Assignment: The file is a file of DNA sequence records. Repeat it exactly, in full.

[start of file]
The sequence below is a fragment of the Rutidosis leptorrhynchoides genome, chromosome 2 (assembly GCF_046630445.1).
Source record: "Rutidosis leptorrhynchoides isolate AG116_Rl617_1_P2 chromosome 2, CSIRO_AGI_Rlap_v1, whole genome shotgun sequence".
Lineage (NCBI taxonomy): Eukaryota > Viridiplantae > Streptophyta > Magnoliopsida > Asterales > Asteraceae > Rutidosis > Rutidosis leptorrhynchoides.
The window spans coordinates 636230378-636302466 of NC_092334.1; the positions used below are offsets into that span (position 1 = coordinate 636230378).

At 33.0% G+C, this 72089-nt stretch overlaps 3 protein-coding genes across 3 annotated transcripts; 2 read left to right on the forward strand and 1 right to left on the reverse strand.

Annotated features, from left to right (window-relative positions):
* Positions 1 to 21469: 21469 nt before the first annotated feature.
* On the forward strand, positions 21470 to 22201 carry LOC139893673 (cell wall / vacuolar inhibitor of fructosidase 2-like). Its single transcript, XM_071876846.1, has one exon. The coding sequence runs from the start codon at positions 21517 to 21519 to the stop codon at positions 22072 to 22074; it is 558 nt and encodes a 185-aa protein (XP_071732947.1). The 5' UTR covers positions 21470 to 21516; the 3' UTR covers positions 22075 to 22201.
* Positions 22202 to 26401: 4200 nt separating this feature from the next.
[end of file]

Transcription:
The sequence below is a fragment of the Rutidosis leptorrhynchoides genome, chromosome 2 (assembly GCF_046630445.1).
Source record: "Rutidosis leptorrhynchoides isolate AG116_Rl617_1_P2 chromosome 2, CSIRO_AGI_Rlap_v1, whole genome shotgun sequence".
Lineage (NCBI taxonomy): Eukaryota > Viridiplantae > Streptophyta > Magnoliopsida > Asterales > Asteraceae > Rutidosis > Rutidosis leptorrhynchoides.
The window spans coordinates 636230378-636302466 of NC_092334.1; the positions used below are offsets into that span (position 1 = coordinate 636230378).

At 33.0% G+C, this 72089-nt stretch overlaps 3 protein-coding genes across 3 annotated transcripts; 2 read left to right on the forward strand and 1 right to left on the reverse strand.

Annotated features, from left to right (window-relative positions):
* Positions 1 to 21469: 21469 nt before the first annotated feature.
* On the forward strand, positions 21470 to 22201 carry LOC139893673 (cell wall / vacuolar inhibitor of fructosidase 2-like). Its single transcript, XM_071876846.1, has one exon. The coding sequence runs from the start codon at positions 21517 to 21519 to the stop codon at positions 22072 to 22074; it is 558 nt and encodes a 185-aa protein (XP_071732947.1). The 5' UTR covers positions 21470 to 21516; the 3' UTR covers positions 22075 to 22201.
* Positions 22202 to 26401: 4200 nt separating this feature from the next.